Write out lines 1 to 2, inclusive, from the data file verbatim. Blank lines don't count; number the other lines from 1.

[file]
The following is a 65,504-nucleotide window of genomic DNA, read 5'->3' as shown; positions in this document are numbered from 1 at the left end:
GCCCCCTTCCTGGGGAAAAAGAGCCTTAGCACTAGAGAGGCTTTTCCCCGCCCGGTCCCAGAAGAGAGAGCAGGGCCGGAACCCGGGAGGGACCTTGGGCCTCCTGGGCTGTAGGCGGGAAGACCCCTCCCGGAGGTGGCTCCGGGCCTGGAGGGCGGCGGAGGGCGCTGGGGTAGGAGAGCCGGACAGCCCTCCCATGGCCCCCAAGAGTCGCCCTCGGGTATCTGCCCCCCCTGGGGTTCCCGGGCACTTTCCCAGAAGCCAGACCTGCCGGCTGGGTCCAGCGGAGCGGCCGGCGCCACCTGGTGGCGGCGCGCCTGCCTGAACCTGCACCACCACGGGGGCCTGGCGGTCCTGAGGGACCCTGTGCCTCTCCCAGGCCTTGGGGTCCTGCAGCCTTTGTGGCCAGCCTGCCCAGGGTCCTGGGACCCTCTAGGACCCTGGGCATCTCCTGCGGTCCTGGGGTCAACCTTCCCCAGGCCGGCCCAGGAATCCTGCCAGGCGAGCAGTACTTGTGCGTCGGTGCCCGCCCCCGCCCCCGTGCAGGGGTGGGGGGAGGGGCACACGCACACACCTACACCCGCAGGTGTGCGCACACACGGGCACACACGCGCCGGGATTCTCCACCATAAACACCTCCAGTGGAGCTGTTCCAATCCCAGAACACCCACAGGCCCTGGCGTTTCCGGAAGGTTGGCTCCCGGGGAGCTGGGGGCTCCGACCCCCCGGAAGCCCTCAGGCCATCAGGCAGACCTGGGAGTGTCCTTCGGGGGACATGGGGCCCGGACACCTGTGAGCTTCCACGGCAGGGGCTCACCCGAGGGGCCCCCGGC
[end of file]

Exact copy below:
The following is a 65,504-nucleotide window of genomic DNA, read 5'->3' as shown; positions in this document are numbered from 1 at the left end:
GCCCCCTTCCTGGGGAAAAAGAGCCTTAGCACTAGAGAGGCTTTTCCCCGCCCGGTCCCAGAAGAGAGAGCAGGGCCGGAACCCGGGAGGGACCTTGGGCCTCCTGGGCTGTAGGCGGGAAGACCCCTCCCGGAGGTGGCTCCGGGCCTGGAGGGCGGCGGAGGGCGCTGGGGTAGGAGAGCCGGACAGCCCTCCCATGGCCCCCAAGAGTCGCCCTCGGGTATCTGCCCCCCCTGGGGTTCCCGGGCACTTTCCCAGAAGCCAGACCTGCCGGCTGGGTCCAGCGGAGCGGCCGGCGCCACCTGGTGGCGGCGCGCCTGCCTGAACCTGCACCACCACGGGGGCCTGGCGGTCCTGAGGGACCCTGTGCCTCTCCCAGGCCTTGGGGTCCTGCAGCCTTTGTGGCCAGCCTGCCCAGGGTCCTGGGACCCTCTAGGACCCTGGGCATCTCCTGCGGTCCTGGGGTCAACCTTCCCCAGGCCGGCCCAGGAATCCTGCCAGGCGAGCAGTACTTGTGCGTCGGTGCCCGCCCCCGCCCCCGTGCAGGGGTGGGGGGAGGGGCACACGCACACACCTACACCCGCAGGTGTGCGCACACACGGGCACACACGCGCCGGGATTCTCCACCATAAACACCTCCAGTGGAGCTGTTCCAATCCCAGAACACCCACAGGCCCTGGCGTTTCCGGAAGGTTGGCTCCCGGGGAGCTGGGGGCTCCGACCCCCCGGAAGCCCTCAGGCCATCAGGCAGACCTGGGAGTGTCCTTCGGGGGACATGGGGCCCGGACACCTGTGAGCTTCCACGGCAGGGGCTCACCCGAGGGGCCCCCGGC